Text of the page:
Listen: ‘Unorthodox’ Star Amit Rahav on Working With Shira Haas, Emmy Buzz and Being a Role Model for LGBTQ Youth

Marc Malkin

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Amit Rahav will never forget seeing himself for the first time in full wardrobe and hair and makeup as Yanky, the Hasidic Jew he plays in the Netflix miniseries “Unorthodox.”

“It was wild because I’m very secular and it is quite the opposite of my daily life and style,” Rahav says on this week’s episode of the Variety and iHeart podcast “The Big Ticket.” “Once I put on the clothes and the payot [the sidelocks that Hasidic men grow], I suddenly felt right. In some way, I got to know the character much better.”

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Based on Deborah Feldman’s 2012 memoir of the same name, “Unorthodox” stars Shira Haas as Esty, Yanky’s new young wife, who flees her religious community in Brooklyn for a secular life in Berlin. “I read it very quickly because it’s so good,” says Rahav, 24. “It was very important for me to know [Feldman’s] point of view and where she comes from. And she really describes the daily lives in her community. It was very important for my research to get to know as much as I can about their lives there.”

I caught up with Rahav from his home in Israel.

How are you doing?

I’m good. Actually right now it’s starting to get a bit easier [in Israel]. They’re opening some schools only for the first until third grade. So it’s slightly going back to normal life. I’m guessing it will take a few more weeks, but we’ll get there.

“Unorthodox” has been such a hit, but it’s only four episodes. Do you want to do more?

Yes! We had such a good time. We would love to do more.

Tell me about your audition for the show.

It was kind of secretive. We got an audition for “The Orchestra.” This was the name of the project. No one told us anything about Netflix. I just knew that it was for a Hasidic guy from the Satmar community, and I just got two scenes: the first-date scene and one of the bedroom scenes. Then I got to know that I’m doing the audition with Shira. Shira and I have been friends for 10 years. We grew up next to each other. It was so exciting because we were waiting for this opportunity to act with each other. The night before, we were speaking on the phone and did the date scene in Yiddish. We both never spoke Yiddish before and never did a scene in Yiddish. I was in my bedroom speaking with her on the phone, and it did feel like a first date. It did feel very charming. It was magical, this conversation, and we felt this could work. We were crossing fingers for each other: “I wish we would get it. I wish we would do it together.”

How quickly did you have to learn Yiddish?

We had maybe like a month or two. It was very, very difficult and very challenging. But thankfully we had Eli Rosen as our Yiddish dialect coach, and he was there 24/7 helping us and recording himself, and we were listening to all these recordings. I wrote it in English, I wrote it in Hebrew, I wrote the definition, I wrote it in so many ways that I’ve got so many notebooks of the scenes. It really was quite an experience. To act in a different language is something very unique.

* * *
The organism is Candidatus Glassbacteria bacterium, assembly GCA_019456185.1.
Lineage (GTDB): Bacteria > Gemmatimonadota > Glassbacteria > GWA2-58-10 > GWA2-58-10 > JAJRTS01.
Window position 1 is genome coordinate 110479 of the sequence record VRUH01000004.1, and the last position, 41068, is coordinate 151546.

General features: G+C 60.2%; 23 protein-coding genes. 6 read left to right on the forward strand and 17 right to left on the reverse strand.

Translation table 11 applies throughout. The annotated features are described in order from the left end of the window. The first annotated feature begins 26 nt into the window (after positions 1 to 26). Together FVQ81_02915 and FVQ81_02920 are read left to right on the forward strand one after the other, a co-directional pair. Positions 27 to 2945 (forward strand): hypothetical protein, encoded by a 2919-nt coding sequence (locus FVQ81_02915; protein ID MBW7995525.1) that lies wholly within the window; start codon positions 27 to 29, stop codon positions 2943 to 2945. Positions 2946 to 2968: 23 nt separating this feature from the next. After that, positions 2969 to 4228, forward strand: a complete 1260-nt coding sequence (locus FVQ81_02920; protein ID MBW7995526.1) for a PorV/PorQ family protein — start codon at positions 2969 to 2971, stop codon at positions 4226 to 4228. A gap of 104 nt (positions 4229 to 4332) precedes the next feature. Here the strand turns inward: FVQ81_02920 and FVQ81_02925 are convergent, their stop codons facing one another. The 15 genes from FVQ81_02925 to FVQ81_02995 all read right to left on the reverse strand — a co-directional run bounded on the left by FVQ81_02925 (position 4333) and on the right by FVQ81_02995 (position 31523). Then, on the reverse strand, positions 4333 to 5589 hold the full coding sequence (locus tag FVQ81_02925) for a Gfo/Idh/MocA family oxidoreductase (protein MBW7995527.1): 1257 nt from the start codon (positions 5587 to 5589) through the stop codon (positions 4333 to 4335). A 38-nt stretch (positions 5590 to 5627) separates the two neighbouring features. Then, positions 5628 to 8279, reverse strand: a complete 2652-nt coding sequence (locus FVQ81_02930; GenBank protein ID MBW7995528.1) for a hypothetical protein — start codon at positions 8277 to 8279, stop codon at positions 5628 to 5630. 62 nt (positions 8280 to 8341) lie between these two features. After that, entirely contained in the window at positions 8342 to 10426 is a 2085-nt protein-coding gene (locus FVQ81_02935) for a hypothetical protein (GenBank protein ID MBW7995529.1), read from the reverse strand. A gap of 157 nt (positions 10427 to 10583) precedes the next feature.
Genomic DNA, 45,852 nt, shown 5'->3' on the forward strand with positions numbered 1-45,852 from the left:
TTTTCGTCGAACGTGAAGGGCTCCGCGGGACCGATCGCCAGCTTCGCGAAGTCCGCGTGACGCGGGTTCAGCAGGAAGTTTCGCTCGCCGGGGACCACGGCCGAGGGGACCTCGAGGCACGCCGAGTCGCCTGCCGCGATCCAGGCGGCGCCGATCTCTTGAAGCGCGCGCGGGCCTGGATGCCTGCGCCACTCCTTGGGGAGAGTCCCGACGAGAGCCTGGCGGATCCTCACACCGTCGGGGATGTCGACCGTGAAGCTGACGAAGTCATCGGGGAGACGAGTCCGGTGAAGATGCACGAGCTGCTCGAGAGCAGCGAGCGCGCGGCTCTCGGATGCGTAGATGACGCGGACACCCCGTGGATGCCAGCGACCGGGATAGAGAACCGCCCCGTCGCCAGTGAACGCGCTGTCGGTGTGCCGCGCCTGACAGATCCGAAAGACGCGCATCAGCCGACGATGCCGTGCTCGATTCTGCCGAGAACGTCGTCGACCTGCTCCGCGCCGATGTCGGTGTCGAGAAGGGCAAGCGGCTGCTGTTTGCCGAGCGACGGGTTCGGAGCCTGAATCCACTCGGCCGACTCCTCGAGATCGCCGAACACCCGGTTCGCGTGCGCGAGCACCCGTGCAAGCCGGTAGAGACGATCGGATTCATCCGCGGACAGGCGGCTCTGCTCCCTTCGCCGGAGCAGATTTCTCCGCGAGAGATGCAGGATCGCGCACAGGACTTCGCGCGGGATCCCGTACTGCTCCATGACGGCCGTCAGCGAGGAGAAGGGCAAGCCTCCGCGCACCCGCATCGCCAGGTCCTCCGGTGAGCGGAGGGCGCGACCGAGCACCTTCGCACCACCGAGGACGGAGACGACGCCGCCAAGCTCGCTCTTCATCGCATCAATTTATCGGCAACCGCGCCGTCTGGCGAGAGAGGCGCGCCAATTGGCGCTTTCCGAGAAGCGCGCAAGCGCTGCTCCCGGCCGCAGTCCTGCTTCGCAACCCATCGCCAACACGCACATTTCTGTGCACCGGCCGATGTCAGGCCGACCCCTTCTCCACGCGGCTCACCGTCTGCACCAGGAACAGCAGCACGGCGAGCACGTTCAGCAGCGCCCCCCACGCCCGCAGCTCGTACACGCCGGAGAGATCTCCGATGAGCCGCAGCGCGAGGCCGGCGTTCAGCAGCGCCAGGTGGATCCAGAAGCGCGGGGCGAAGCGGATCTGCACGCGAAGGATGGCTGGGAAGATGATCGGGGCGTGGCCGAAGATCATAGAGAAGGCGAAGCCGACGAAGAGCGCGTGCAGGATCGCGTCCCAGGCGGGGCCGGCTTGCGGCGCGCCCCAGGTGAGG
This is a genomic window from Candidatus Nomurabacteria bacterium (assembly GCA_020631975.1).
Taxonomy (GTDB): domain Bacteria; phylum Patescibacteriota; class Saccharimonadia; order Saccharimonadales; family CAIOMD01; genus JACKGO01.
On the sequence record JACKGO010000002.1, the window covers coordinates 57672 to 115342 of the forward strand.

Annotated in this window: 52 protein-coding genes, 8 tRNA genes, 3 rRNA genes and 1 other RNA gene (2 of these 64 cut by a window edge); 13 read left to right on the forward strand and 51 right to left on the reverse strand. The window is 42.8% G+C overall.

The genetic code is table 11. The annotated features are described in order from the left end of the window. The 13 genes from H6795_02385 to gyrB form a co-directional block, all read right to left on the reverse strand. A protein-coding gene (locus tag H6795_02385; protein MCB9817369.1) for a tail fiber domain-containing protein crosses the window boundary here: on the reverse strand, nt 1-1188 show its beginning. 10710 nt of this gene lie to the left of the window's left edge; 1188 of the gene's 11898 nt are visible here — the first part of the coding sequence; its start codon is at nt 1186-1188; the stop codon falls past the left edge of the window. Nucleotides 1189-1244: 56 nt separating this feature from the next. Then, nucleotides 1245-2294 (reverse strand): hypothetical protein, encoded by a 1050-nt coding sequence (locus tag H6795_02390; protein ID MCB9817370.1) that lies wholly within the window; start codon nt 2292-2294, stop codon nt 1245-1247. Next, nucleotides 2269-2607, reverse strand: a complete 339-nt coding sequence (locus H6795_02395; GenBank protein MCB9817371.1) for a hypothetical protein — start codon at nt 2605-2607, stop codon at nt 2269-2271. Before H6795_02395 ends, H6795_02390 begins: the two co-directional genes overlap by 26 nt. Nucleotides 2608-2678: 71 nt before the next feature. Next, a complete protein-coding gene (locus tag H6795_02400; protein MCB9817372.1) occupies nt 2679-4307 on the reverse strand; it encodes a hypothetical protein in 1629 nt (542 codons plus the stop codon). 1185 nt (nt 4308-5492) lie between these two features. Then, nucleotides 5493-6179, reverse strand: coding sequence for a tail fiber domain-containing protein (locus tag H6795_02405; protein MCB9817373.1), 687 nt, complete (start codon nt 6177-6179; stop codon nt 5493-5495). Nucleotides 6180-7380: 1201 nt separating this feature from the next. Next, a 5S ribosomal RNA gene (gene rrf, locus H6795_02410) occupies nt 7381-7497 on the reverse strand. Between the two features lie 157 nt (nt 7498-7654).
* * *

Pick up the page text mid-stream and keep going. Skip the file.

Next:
Since you and Shira have known each other for 10 years, how did you get comfortable doing the bedroom scenes?

We just jumped into it, literally jumped into it. I must say that on the first take, we didn’t rehearse it. We never did it… We never physically rehearsed it. So in the first take, Shira and I were laughing a bit. But we were hiding behind…the fabric that I’m wearing in my pajamas. So there was like a curtain between us and the camera so we could giggle a bit in the first take. Only the first take, I can promise. Then once we finished the first take, we were like, no focus, it’s important. We were focusing and we got into the zone and we were very determined to do the scene and to give it the respect it deserves. So it was, it was easier after the first take.

What does it feel like when you hear people talk about you possibly getting nominated for an Emmy for your work?

This question is out of this world and I’m very overwhelmed and grateful from the situation and just to be in the talks of it is more than I could ever dream of and I’m just very grateful for this situation only.

In 2016, you made history playing the first character to come out as gay on an Israeli teen show in “Flashback.”

Suddenly there was a kid who comes out as gay on TV for the first time, and he’s … OK with himself. I feel like I was gifted with this role. It was such an honor to portray this role because I feel like it opened a gate to more characters from the LGBTQ community or even from any community to be seen on-screen.

In one interview you talked about coming out to your own family as gay and how they were completely supportive. Did you ever imagine one day you’d not only be out but playing a gay character?

I didn’t think so. But then when I got the character there was like no question for me. It was more than just an acting gig or another role in my career. It’s important for someone to be there and out there and to speak for those kids. And so there was no question with this role.

I’m sure you’ve received a lot of emails and direct messages on social media thanking you. What does it feel like to be a role model for LGBTQ kids?

When the show was on, I got so many messages from kids and teenagers in Israel, and it was the greatest thing you could ask for because people were really sharing with me their secrets and their lives and how complicated it is and how the show is giving them air to breathe. I got very emotional from each message.

This interview has been edited and condensed. Hear it in its entirety below. You can also find “The Big Ticket” on iHeartRadio or wherever you listen to your favorite podcasts.

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